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Dec 12, 2001, 20:33 (19 Talkback[s])

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"I recently compared Microsoft's proposed solution to DLL hell with the way Unix developers avoid ".so" hell [Technology, Nov. 12 ]. The term .so stands for shared objects, which are more commonly known as shared libraries. They are basically the Unix equivalent of Dynamic Link Libraries (DLL).

Microsoft is proposing a complicated procedure that would require developers to embed version numbers within header files, as well as create many new registry entries in some cases and replace registry entries with XML files in others. The solution on Unix is to simply rename the library file.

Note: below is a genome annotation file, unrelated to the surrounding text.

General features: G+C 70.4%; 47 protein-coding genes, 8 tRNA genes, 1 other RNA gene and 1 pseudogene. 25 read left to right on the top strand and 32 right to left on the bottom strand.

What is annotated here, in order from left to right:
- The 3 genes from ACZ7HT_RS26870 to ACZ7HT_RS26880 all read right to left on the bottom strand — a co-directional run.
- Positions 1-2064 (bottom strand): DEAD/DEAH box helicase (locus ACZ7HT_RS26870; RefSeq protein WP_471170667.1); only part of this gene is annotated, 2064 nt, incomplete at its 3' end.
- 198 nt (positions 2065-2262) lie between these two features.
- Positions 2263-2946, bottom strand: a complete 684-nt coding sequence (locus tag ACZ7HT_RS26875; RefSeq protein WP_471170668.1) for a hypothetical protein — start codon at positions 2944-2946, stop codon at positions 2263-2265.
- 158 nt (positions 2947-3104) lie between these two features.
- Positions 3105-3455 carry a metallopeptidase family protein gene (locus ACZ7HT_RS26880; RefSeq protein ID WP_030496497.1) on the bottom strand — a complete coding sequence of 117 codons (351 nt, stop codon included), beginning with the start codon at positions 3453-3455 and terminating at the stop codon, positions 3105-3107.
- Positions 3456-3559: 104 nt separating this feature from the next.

Admittedly, my explanation of the Unix approach was a bit of an oversimplification. So allow me to elaborate by describing how shared libraries are handled on Linux, which is a Unix clone. Consider yourself warned, however, that what I'm about to describe isn't the official policy on how to manage .so versions in Unix or Linux. This is simply my observation of how Linux library maintainers generally work. There's probably an official policy guide on .so versioning, but more likely than not, it simply describes what Unix programmers already do, which is whatever makes sense at the time."

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